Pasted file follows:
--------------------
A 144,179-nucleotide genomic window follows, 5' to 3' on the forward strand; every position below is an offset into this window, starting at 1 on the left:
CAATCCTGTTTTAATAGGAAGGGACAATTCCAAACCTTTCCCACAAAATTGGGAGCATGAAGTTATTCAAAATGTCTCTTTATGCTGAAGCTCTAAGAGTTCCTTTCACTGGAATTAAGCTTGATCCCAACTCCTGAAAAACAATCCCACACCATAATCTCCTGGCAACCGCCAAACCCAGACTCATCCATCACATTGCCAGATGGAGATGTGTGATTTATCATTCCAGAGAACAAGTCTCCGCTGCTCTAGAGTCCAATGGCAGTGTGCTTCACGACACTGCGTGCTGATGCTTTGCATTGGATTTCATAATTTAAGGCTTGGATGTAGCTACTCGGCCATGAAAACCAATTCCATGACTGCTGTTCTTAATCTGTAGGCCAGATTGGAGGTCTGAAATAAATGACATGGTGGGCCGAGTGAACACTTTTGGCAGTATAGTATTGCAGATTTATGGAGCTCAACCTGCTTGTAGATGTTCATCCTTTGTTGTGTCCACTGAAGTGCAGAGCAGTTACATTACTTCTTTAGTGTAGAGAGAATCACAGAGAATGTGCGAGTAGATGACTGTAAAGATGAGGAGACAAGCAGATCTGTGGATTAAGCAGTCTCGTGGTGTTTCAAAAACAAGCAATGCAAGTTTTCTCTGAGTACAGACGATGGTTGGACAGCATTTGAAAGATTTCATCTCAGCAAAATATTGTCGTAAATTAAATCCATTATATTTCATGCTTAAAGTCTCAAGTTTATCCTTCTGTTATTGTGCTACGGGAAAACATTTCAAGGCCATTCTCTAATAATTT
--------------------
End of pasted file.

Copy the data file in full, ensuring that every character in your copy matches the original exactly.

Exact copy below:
A 144,179-nucleotide genomic window follows, 5' to 3' on the forward strand; every position below is an offset into this window, starting at 1 on the left:
CAATCCTGTTTTAATAGGAAGGGACAATTCCAAACCTTTCCCACAAAATTGGGAGCATGAAGTTATTCAAAATGTCTCTTTATGCTGAAGCTCTAAGAGTTCCTTTCACTGGAATTAAGCTTGATCCCAACTCCTGAAAAACAATCCCACACCATAATCTCCTGGCAACCGCCAAACCCAGACTCATCCATCACATTGCCAGATGGAGATGTGTGATTTATCATTCCAGAGAACAAGTCTCCGCTGCTCTAGAGTCCAATGGCAGTGTGCTTCACGACACTGCGTGCTGATGCTTTGCATTGGATTTCATAATTTAAGGCTTGGATGTAGCTACTCGGCCATGAAAACCAATTCCATGACTGCTGTTCTTAATCTGTAGGCCAGATTGGAGGTCTGAAATAAATGACATGGTGGGCCGAGTGAACACTTTTGGCAGTATAGTATTGCAGATTTATGGAGCTCAACCTGCTTGTAGATGTTCATCCTTTGTTGTGTCCACTGAAGTGCAGAGCAGTTACATTACTTCTTTAGTGTAGAGAGAATCACAGAGAATGTGCGAGTAGATGACTGTAAAGATGAGGAGACAAGCAGATCTGTGGATTAAGCAGTCTCGTGGTGTTTCAAAAACAAGCAATGCAAGTTTTCTCTGAGTACAGACGATGGTTGGACAGCATTTGAAAGATTTCATCTCAGCAAAATATTGTCGTAAATTAAATCCATTATATTTCATGCTTAAAGTCTCAAGTTTATCCTTCTGTTATTGTGCTACGGGAAAACATTTCAAGGCCATTCTCTAATAATTT